Matthew Chadwick’s right knee was under as much scrutiny as any of the horses going around at yesterday’s dirt trials when the former champion apprentice took another tentative step towards a possible return to racing later this month.
Chadwick rode in the first three of four dirt heats, his first barrier trials since tearing his anterior cruciate ligament in the gates on October 1, as he continues his rehabilitation following the subsequent reconstructive surgery.
The 25-year-old went under the knife in mid-October and after six weeks of training and six days of riding trackwork, Chadwick stepped up his preparation, which has included daily sessions with a personal trainer for the past six weeks, with rides on Bullish Smart, Happy Spirit and Imperial Concorde.
“I was puffing afterwards, I’ve had no problems riding at trackwork but there is a big difference between trackwork and trials and a big difference again between trials and races,” he said. “It wasn’t surprising that I was lacking some match fitness, I have been off for a while, but today was just about blowing out the cobwebs and slowly building back up to being ready.”
The shortage of riders that has plagued the Jockey Club recently means officials will be hoping Chadwick makes his return sooner rather than later – but, as much as he will be pressing for a return within the next few weeks, he won’t be rushing.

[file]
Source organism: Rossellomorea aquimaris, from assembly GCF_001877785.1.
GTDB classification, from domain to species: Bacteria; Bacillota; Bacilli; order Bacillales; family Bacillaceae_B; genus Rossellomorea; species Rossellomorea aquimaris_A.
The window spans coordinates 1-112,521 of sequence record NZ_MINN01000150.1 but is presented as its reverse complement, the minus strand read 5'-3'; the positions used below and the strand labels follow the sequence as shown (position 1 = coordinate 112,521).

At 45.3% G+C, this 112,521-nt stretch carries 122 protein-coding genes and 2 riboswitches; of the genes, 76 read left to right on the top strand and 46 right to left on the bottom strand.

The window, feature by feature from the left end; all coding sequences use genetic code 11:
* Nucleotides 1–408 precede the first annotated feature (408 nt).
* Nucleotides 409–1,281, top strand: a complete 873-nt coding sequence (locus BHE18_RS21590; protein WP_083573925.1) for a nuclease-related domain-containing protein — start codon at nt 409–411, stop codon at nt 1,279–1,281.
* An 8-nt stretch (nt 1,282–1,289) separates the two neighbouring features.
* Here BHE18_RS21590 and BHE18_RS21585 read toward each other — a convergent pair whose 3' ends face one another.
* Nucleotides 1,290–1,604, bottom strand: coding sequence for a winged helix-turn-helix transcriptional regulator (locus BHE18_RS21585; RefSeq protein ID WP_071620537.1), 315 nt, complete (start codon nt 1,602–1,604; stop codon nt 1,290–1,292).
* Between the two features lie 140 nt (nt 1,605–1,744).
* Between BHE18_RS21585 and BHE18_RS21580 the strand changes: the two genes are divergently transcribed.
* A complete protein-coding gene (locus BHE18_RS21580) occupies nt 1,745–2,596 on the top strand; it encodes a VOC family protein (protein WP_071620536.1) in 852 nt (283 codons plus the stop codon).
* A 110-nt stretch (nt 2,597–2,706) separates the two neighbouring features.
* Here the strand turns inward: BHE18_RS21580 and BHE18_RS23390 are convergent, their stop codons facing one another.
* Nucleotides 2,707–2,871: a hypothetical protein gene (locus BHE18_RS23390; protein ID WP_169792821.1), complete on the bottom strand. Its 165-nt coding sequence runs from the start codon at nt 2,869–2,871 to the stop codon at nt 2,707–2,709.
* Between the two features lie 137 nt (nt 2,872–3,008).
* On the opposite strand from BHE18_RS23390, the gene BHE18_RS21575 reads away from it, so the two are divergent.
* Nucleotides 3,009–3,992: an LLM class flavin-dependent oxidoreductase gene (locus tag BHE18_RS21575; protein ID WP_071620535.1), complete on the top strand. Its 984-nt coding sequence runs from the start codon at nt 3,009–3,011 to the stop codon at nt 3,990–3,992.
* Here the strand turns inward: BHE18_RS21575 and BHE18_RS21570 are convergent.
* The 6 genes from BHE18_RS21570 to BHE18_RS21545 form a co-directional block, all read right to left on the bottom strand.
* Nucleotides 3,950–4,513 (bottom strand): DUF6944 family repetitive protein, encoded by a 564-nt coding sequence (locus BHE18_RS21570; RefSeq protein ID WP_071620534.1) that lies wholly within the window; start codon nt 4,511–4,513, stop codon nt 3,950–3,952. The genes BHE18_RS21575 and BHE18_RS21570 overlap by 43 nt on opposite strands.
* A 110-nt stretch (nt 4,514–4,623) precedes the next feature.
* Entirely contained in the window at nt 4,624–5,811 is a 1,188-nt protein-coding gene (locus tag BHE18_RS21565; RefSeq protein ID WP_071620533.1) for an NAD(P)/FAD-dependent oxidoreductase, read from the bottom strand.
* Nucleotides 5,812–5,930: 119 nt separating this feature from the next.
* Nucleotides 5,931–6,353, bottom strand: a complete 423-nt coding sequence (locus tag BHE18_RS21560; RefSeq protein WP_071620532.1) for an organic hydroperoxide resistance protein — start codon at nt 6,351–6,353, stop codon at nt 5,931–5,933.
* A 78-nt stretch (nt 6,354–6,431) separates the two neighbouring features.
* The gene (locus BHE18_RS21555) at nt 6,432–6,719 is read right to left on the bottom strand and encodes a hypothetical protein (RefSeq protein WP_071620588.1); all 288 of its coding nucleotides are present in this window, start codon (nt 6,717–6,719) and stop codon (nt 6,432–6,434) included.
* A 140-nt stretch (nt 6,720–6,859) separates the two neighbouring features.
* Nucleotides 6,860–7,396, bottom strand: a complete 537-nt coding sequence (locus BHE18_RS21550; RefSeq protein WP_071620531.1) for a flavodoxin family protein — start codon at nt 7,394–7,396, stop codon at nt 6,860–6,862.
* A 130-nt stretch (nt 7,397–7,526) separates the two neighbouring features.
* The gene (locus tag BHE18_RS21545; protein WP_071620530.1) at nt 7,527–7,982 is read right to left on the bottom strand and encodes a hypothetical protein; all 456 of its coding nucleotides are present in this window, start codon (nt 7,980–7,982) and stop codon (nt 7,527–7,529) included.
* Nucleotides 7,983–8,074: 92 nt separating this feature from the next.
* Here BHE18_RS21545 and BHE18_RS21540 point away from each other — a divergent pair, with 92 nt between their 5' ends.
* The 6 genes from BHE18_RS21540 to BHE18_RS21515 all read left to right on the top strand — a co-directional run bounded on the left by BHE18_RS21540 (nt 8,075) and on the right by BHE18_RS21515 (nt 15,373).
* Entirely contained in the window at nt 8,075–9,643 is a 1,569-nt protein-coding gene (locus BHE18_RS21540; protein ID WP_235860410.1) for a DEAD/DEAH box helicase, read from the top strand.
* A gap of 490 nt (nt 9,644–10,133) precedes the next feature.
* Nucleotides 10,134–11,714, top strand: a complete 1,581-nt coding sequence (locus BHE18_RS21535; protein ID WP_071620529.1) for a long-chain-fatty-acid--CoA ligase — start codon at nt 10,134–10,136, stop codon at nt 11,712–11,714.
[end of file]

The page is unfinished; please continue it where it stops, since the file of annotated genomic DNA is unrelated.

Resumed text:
“I am keen to come back too, but first and foremost I want to make sure I am 100 per cent ready when I do come back,” he said. “It was a pretty serious injury, and a major surgery, so I want to feel some more strength and stability in my knee first. It was good to be back out there though. It’s made me hungry again, you can forget how much you love riding when you are away for a while. I hope I will be back late this month, but if not it will be March.”
As far as the horses were concerned, Derek Cruz must be seriously considering a dirt start for consistent Class Three sprinter Harbour Alert (de Sousa) after he ran a slick time in a 1,050m heat on the surface.
Harbour Alert was admittedly pushed hard from the start by de Sousa, but the four-year-old, who is yet to break through in Hong Kong and has been second in three of his starts this term, produced the rare feat of breaking one minute when he spaced his rivals in a time of 59.92 seconds.
By Argentinian sire Alert, from who he takes his grey colouring, and with some American breeding on the bottom half of his page, Harbour Alert has yet to race on the all-weather track but has still been consistent on the turf, finishing top four in seven of his 10 starts.
A Class Three on February 28 could provide an ideal opportunity over 1,200m on the AWT for the gelding, who hasn’t raced since January 6.